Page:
God's messenger

October 31, 2004|By G. Jefferson Price III

THE REV. D. Bradley Murray, a Jesuit of considerable erudition and insight, once disappointed my wife at a Loyola High School football game when he informed her that no matter how hard she prayed on it, God did not care which team won.

Father Murray would have made the same observation about the bitterly contested presidential election to be decided Tuesday. But he would have been ridiculed by the standing president, who believes he is God's messenger, and possibly by his Democratic opponent, who has been trying to catch up by touting his own religiosity.

George W. Bush's single-minded messianism is by far the more disturbing because the evidence of its consequences is so painfully manifest.

On Sept. 11, 2001, terrorists motivated and directed by a religious fanatic from another mindset attacked targets in the United States and killed thousands. With or without Osama bin Laden's and his al-Qaida organization's religious convictions, this was an act of war. The president had the responsibility to go after bin Laden and al-Qaida with all of the resources at his disposal. God had nothing to do with this. If He had, 9/11 would not have happened.

In early October 2001, President Bush ordered the invasion of Afghanistan to get rid of the Taliban regime that had acted as al-Qaida's host, and to pursue and destroy bin Laden and his al-Qaida fighters.

The United States had universal support for that mission, and many nations have cooperated in the fight in Afghanistan and the international campaign to get at al-Qaida wherever it operates. That campaign has had some great successes, though not even Mr. Bush would say the terrorists were licked.

But the unfinished war against al-Qaida became subordinate to another war, launched against Iraq in 2003, a war that was in the plans of Mr. Bush and his senior advisers even before 9/11. In order to justify the war against Iraq, the Bush administration created causes that did not exist. These, as we all know, included the accusation that Saddam Hussein's regime possessed weapons of mass destruction and the suggestion that it was tied to al-Qaida and thus complicit in 9/11.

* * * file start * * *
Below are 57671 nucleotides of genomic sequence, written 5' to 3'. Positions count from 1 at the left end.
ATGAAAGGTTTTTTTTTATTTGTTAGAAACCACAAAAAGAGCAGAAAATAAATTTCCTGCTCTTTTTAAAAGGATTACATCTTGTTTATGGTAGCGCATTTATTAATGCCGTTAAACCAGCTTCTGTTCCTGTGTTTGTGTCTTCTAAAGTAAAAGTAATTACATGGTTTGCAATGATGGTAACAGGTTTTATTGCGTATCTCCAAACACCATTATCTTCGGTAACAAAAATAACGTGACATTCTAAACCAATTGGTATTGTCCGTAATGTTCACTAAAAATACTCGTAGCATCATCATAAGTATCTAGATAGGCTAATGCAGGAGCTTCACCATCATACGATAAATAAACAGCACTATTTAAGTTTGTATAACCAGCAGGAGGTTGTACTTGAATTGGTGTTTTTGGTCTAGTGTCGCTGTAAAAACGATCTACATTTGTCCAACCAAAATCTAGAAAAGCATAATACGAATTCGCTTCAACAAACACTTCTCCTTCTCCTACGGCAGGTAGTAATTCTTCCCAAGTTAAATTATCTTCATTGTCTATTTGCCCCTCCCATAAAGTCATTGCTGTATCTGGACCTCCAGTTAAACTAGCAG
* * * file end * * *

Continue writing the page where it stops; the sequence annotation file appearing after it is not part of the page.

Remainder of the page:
Neither purported justification was true. But Mr. Bush and Vice President Dick Cheney would not admit it directly. Instead, they would point to the insurgency against America and its supporters in Iraq as evidence that terrorism thrives there and thus is as important an adversary in the war on terrorism as is al-Qaida.

Certainly, the anti-American insurgency has adopted terrorist tactics. Who would deny that when innocent people are being killed by the hundreds in bombing attacks and being executed in videotaped beheadings? Certainly, al-Qaida operatives are at work against Americans and their supporters in Iraq today. But who created the environment in which this is happening? The disruption of an invasion launched on false pretenses without any realistic plan for its aftermath created these conditions.

Faced with these brutal realities, Mr. Bush is in a state of denial. That state of denial is facilitated by his own belief that he was placed in the White House as the instrument of his God.

In planning the Iraq war, Mr. Bush told the author Bob Woodward, "I was praying for strength to do the Lord's will. ... I'm surely not going to justify war based upon God. Understand that. Nevertheless, in my case, I pray that I be as good a messenger of His will as possible."

If Mr. Bush believes he is God's messenger, what difference would it make to him that the causes asserted for going to war in Iraq and diverting vast resources from the war against al-Qaida were false? The Lord's will be done. If God did not approve, surely He would have sent a thunderclap into the Oval Office alerting his late-in-life recovered lamb that this was not His will.

Father Murray would be the first to say it just doesn't work that way -- even when the lives of millions are at stake. If it did, historic calamities far more devastating than 9/11 and the Iraq war would not have happened.

The way it works is that citizens go to the polls and determine in a decidedly secular arrangement who will be their next leader. Americans will do that Tuesday. But, Father Murray, excuse me, please, if on the way to the polls, I offer up a prayer. You never can tell how long it takes to put together a good thunderclap.

G. Jefferson Price III was an editor and foreign correspondent for The Sun. His column appears Sundays.

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